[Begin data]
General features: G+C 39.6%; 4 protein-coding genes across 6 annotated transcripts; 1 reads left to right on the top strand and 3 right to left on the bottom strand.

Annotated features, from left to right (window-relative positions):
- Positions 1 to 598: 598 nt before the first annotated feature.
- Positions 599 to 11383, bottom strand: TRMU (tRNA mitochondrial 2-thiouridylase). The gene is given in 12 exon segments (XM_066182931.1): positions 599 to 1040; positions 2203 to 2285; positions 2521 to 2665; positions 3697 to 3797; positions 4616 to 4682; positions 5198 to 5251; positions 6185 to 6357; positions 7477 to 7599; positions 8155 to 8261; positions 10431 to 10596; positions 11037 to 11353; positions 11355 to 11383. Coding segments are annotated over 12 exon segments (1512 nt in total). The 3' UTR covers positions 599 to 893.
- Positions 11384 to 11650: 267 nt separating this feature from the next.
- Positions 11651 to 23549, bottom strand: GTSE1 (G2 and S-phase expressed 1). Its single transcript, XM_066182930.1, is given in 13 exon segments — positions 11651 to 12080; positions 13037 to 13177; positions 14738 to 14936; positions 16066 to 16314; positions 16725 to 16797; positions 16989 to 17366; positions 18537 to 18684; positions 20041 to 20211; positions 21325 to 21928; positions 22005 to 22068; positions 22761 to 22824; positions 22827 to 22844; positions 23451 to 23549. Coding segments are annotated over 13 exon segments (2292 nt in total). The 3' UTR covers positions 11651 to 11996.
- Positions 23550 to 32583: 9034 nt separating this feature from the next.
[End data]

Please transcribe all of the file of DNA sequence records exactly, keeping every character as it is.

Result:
General features: G+C 39.6%; 4 protein-coding genes across 6 annotated transcripts; 1 reads left to right on the top strand and 3 right to left on the bottom strand.

Annotated features, from left to right (window-relative positions):
- Positions 1 to 598: 598 nt before the first annotated feature.
- Positions 599 to 11383, bottom strand: TRMU (tRNA mitochondrial 2-thiouridylase). The gene is given in 12 exon segments (XM_066182931.1): positions 599 to 1040; positions 2203 to 2285; positions 2521 to 2665; positions 3697 to 3797; positions 4616 to 4682; positions 5198 to 5251; positions 6185 to 6357; positions 7477 to 7599; positions 8155 to 8261; positions 10431 to 10596; positions 11037 to 11353; positions 11355 to 11383. Coding segments are annotated over 12 exon segments (1512 nt in total). The 3' UTR covers positions 599 to 893.
- Positions 11384 to 11650: 267 nt separating this feature from the next.
- Positions 11651 to 23549, bottom strand: GTSE1 (G2 and S-phase expressed 1). Its single transcript, XM_066182930.1, is given in 13 exon segments — positions 11651 to 12080; positions 13037 to 13177; positions 14738 to 14936; positions 16066 to 16314; positions 16725 to 16797; positions 16989 to 17366; positions 18537 to 18684; positions 20041 to 20211; positions 21325 to 21928; positions 22005 to 22068; positions 22761 to 22824; positions 22827 to 22844; positions 23451 to 23549. Coding segments are annotated over 13 exon segments (2292 nt in total). The 3' UTR covers positions 11651 to 11996.
- Positions 23550 to 32583: 9034 nt separating this feature from the next.